It seems like every day brings a new surprise in the awkward transition of marijuana from outlaw status to social acceptance. In the blending between those ready to seize a rare entrepreneurial moment and those whose job is to regulate and tax a product that’s still illegal in 48 states, it’s been tough to select the most discordant set of circumstances.
Here’s one: A newly minted marijuana supplier in Vancouver is given a 15-day, no-questions-asked window to bring inventory into his 2,000-square-foot growing facility that turn the once-illegal plant starts into a legal consumer product. A follow-up story about that business is elsewhere in today’s Columbian.
And another: A retail sales lottery applicant learned, after winning a Liquor Control Board lottery to open a store in Battle Ground, that the prospective landlord didn’t want a marijuana retailer after all. Now the applicant, Orchards Feed store owner Loren Carlson, is looking for a new place to sell Mary Jane that still meets state requirements.
Then there’s the state Liquor Control Board’s disqualification of a North Bonneville retail applicant because his proposed store site was less than 1,000 feet from a park — that is, an RV park. On top of all that, another applicant was approved at the same address, near the same “park.”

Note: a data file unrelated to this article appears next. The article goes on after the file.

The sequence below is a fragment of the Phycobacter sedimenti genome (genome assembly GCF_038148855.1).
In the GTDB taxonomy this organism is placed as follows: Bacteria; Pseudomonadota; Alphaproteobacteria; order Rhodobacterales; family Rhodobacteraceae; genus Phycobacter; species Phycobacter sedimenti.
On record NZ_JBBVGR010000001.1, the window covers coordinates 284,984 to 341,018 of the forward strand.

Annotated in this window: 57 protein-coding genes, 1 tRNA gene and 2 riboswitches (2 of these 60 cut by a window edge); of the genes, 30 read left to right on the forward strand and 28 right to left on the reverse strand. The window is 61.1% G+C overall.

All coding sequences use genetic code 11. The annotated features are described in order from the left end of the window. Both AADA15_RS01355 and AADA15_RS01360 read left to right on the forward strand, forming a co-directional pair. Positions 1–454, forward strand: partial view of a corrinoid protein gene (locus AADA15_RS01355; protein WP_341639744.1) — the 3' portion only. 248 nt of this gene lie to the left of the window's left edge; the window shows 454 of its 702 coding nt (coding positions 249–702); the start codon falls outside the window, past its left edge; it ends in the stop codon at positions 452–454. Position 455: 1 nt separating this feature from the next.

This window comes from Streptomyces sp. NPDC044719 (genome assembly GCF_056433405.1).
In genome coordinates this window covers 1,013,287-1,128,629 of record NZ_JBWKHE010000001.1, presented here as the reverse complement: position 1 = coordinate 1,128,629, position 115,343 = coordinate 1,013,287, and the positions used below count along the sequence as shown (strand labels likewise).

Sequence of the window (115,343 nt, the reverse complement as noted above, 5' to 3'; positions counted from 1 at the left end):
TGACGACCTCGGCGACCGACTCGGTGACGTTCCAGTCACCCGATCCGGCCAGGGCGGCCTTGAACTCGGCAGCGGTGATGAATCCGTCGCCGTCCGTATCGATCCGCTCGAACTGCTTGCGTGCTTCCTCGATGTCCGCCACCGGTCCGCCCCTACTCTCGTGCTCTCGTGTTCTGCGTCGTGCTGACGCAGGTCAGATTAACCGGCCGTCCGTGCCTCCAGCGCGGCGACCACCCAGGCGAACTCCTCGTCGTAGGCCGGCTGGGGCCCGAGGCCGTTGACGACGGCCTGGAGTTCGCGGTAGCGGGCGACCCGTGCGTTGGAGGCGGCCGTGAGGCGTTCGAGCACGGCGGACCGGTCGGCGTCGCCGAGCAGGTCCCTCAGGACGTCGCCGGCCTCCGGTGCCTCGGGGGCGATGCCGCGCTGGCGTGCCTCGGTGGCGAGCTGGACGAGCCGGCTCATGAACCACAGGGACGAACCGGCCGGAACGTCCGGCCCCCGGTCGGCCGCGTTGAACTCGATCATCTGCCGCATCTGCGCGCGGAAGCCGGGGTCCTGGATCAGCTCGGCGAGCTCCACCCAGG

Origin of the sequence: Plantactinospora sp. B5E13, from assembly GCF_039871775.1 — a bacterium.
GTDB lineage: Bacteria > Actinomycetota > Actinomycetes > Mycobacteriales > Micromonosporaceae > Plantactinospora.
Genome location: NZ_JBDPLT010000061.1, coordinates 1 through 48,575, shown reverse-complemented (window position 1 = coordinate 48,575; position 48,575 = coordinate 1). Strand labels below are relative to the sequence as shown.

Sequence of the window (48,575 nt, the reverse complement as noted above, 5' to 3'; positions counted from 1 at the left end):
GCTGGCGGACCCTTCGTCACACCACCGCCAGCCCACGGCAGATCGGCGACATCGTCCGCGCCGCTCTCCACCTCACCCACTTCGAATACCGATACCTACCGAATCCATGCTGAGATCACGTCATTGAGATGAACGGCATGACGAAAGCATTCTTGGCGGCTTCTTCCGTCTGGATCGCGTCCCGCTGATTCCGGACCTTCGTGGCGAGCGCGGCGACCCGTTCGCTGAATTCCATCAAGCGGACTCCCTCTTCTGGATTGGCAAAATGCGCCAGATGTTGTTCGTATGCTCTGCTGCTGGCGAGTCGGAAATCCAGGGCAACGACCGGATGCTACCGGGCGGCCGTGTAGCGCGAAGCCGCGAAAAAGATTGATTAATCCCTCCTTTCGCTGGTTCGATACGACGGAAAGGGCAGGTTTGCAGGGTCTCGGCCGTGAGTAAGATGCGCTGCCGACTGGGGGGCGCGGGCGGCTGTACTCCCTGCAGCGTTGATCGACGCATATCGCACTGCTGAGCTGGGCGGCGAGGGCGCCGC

Such conflicts between marijuana legalization and government regulation, law enforcement, finance, and community values keep piling up. And while unregulated, illegal sales may be a purer form of unfettered capitalism than legalized sales, many entrepreneurs are lining up for what they perceive as a once-in-a-lifetime opportunity to get rich quick in a new market with proven consumer demand.
The last time an illegal substance was legalized on this scale was at the end of Prohibition in 1933. Legalization was a half-step process of selling booze in state-run liquor stores, and it took until 2013 for Washington to treat hard liquor like any other consumer product (albeit with much higher taxes than most). That change, like marijuana legalization, came from voters by initiative. But the transition is muddled this time by the conflict between state and federal law.
The Obama administration has been deferential to legalization efforts in Washington and Colorado, but many institutions aren’t sure they want to be on the wrong side of the federal government. That’s why, among other legalization rough spots, most banks don’t want to deal with the emerging marijuana industry. It’s why the Columbia River Gorge Commission had to debate whether to allow the growing and selling of marijuana within the national scenic area, in light of federal laws against marijuana. (It decided to defer to county decisions). And it’s why the owner of a medical marijuana dispensary is challenging Washington’s sales tax on his business in federal court, saying he can’t pay the tax without incriminating himself in a criminal case for pot distribution.
At some point, the legal fights will fade and the larger questions about legalization’s effect on society will come into our homes and families. That discussion could be the toughest fight of all.